No one had mentioned this world to me. I went from pajamas to underwear to clothes every morning and back the other way every night. And somehow no one had said anything to me about what a good time was to be had between pajamas and underwear. After my Saturday of Nakedness, you might think there'd have been no stopping me. There was plenty stopping me: my parents, both of whom appeared, even in my dreams, fully clothed; school; boys; cold weather. But when I could, I'd lie under our willow tree, shielded by its long green curtain, and read P.G. Wodehouse and Dorothy Parker in nothing but my socks. Naked and laughing.
Middle age has not improved my appearance (I know there are women who turn 50 and become superbly fit, entering marathons and climbing Mount McKinley; I am not one of them), but it hasn't cost me much, either. I still tend to think, as a friend of mine once said, if I'm naked and smiling, I figure he's a lucky man. At this stage, the body's like a face: It tells the story of who you are and how you feel about it. And I would say to any man or woman, if you find yourself getting naked with someone who says anything uncomplimentary (or even neutral—who the hell wants neutral at a time like this?) about you and your parts, get up, put on your clothes, and go home. Of course he's only kidding; sure, she's just making an observation. No and no. In fact, if they don't make you feel beautiful, go home.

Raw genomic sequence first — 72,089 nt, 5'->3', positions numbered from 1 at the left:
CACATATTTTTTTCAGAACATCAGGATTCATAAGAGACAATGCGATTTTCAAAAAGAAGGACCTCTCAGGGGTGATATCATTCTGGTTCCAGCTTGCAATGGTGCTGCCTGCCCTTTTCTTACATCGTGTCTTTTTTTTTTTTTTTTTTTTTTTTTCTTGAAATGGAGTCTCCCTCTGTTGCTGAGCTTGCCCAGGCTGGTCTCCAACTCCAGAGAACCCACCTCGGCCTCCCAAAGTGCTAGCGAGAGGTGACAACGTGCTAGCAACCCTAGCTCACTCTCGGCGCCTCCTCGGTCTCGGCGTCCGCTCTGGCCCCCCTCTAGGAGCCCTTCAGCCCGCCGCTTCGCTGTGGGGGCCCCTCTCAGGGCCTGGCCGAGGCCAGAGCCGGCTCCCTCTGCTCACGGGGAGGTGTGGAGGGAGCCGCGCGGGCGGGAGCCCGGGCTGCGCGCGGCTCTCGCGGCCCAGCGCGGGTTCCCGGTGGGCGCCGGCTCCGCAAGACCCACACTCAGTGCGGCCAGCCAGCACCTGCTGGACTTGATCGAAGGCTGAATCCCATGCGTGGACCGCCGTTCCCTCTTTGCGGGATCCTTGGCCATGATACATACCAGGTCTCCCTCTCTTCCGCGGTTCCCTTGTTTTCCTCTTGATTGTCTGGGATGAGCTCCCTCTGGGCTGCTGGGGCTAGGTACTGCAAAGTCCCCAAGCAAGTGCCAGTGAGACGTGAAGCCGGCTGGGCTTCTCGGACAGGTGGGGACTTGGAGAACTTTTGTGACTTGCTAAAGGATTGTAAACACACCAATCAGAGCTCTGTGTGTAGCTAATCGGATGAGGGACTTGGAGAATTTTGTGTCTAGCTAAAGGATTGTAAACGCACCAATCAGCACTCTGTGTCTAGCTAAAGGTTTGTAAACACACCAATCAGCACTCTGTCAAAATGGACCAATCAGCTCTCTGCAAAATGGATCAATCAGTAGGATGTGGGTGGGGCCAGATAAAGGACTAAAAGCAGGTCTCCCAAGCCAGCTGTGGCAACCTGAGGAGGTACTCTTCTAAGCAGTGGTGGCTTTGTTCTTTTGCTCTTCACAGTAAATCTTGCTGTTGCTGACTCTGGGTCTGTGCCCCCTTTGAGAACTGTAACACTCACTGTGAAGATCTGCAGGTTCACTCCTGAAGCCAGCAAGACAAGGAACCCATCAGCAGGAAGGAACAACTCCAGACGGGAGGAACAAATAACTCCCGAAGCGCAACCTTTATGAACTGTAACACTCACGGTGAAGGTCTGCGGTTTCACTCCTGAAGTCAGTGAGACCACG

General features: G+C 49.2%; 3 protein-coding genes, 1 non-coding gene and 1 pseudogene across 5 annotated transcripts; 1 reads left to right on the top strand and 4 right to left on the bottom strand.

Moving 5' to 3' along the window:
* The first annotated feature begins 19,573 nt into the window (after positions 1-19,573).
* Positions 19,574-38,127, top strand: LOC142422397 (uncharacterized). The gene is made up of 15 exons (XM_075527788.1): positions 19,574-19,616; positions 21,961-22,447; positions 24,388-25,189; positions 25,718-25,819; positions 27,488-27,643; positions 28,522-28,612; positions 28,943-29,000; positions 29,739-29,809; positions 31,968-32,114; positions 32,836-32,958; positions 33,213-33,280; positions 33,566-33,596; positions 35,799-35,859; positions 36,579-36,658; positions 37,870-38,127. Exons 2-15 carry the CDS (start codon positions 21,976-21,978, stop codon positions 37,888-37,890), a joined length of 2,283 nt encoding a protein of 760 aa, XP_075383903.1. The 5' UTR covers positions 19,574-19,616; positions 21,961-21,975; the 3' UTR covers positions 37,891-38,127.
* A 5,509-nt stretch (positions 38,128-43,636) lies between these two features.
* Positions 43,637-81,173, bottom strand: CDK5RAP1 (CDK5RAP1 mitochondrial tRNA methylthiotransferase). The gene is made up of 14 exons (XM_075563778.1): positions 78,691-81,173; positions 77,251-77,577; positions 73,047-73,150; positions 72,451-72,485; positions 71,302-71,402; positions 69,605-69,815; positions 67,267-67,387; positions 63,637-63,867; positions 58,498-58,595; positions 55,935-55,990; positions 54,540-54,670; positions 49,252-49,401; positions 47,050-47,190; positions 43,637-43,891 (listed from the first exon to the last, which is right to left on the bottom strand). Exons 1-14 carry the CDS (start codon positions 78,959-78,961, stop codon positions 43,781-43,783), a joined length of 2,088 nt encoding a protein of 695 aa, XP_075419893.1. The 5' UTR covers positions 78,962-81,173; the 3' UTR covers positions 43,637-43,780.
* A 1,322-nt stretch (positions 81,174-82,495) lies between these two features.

Best Naked Saturday Since I Was 8: The man I love is standing in front of me, in our bedroom. He's not naked; he's actually more than naked: He's wearing an undershirt, a very wide, white, and necessary mesh-and-Velcro lumbar support wrap, and the navy blue socks that are usually hidden by his suit trousers. His boxers are off because he's coming to bed; his undershirt and socks are on because his terrible back pain makes both the reaching up and the bending over difficult. He looks at himself in the mirror and laughs out loud. He puts his black fedora on his head and models the whole look for me.
Naked and laughing. Can't beat it.
Amy Bloom is the author of Away (Random House).
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